The Psychosocial Effects of Drug-Induced Akathisia

  • Luke Beardmore

Student thesis: Doctor of Clinical Psychology


Overall topic and aim: This thesis explored the psychosocial implications of the drug-induced movement disorder, akathisia. The thesis consists of three papers: 1) a systematic literature review, 2) an empirical study, and 3) a critical appraisal of the research process. The systematic literature review (Paper 1) is a mixed-methods narrative synthesis looking at the evidence for an association between akathisia and suicidality. 21 studies were identified (13 quantitative studies and eight case reports) from a search of five scientific databases. Seven of the quantitative studies reported a significant association between akathisia and suicidality, and six did not report a significant association. All case reports described an association between akathisia and suicidality. Akathisia and suicidality were associated with both first- and second- generation antipsychotic medications and this relationship was influenced by age, medication-related factors, affective and cognitive issues, and methods of assessing akathisia. The results are discussed in relation to existent research and implications for clinical practice are offered. The empirical study (Paper 2) explored service user's first-hand experiences of akathisia. Six participants took part in semi-structured interviews which were analysed using Interpretative Phenomenological Analysis (IPA). Three superordinate themes were identified: Journey through the mental health system, adjustment to life with akathisia, and the internal experience of akathisia. Results demonstrated that participants associated akathisia with a plethora of psychological and social implications, including: changes in occupation, interaction, relationships, cognition, identity, psychological wellbeing and suicidality, compounded by negative experiences of mental health services. Findings were consistent with previous research and provide novel insights into the experiences of individuals who develop akathisia. Implications for clinical practice are offered. Paper 3 is a critical appraisal of the research process, which identifies the rationale for decisions made, evaluation of the methods used, additional strengths and limitations, and the contribution of the research to the literature on akathisia. The researcher's personal reflections are offered throughout.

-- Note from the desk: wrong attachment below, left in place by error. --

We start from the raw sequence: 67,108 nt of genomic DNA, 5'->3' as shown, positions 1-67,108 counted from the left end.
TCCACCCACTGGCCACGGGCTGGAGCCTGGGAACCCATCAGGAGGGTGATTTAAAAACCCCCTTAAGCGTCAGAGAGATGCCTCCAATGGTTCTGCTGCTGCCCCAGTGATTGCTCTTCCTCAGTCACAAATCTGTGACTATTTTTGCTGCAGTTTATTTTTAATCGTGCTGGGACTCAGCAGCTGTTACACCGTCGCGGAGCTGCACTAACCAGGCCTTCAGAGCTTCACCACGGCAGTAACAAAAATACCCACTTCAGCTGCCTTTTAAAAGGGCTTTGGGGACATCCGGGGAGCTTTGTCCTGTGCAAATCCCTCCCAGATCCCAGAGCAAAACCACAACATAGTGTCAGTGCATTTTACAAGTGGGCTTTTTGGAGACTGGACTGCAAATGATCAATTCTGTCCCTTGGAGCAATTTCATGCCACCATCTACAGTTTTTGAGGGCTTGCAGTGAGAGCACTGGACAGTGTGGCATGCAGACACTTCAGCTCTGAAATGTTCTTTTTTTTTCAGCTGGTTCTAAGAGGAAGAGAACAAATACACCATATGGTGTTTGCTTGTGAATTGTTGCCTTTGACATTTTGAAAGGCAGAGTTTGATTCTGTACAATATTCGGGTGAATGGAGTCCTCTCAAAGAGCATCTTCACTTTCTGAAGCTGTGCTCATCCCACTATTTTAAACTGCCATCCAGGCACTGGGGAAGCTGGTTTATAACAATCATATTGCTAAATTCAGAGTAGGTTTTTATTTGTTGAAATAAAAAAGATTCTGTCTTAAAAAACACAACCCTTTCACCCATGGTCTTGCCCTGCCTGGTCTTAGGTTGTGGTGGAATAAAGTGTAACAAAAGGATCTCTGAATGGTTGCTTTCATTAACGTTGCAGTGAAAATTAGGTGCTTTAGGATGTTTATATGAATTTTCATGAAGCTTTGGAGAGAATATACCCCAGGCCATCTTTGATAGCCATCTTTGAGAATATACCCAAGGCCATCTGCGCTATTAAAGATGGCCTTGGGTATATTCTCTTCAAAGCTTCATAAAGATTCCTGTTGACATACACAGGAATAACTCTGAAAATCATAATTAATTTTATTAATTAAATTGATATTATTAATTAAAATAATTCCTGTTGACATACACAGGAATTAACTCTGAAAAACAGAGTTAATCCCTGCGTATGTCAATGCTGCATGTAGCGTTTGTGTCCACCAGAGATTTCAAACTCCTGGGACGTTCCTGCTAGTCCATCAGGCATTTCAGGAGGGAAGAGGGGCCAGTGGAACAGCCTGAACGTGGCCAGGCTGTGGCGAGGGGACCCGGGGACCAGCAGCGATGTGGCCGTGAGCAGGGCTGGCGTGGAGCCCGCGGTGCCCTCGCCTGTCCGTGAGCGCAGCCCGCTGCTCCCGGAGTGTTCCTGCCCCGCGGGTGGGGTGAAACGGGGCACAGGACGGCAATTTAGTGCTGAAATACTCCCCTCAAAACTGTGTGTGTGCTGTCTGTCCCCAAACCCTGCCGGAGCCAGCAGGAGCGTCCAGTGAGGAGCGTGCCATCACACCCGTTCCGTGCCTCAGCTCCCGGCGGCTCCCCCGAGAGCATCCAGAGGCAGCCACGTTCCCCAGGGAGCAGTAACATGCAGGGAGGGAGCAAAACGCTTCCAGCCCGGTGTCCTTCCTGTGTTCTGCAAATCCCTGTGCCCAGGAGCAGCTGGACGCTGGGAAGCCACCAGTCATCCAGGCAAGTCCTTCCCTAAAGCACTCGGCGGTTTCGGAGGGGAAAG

Date of Award31 Dec 2020
Original languageEnglish
Awarding Institution
  • The University of Manchester
SupervisorYvonne Awenat (Supervisor) & Sara Tai (Supervisor)


  • Clinical
  • Systematic review
  • Suicide
  • Psychological
  • Interpretative
  • Qualitative
  • Akathisia
  • Social

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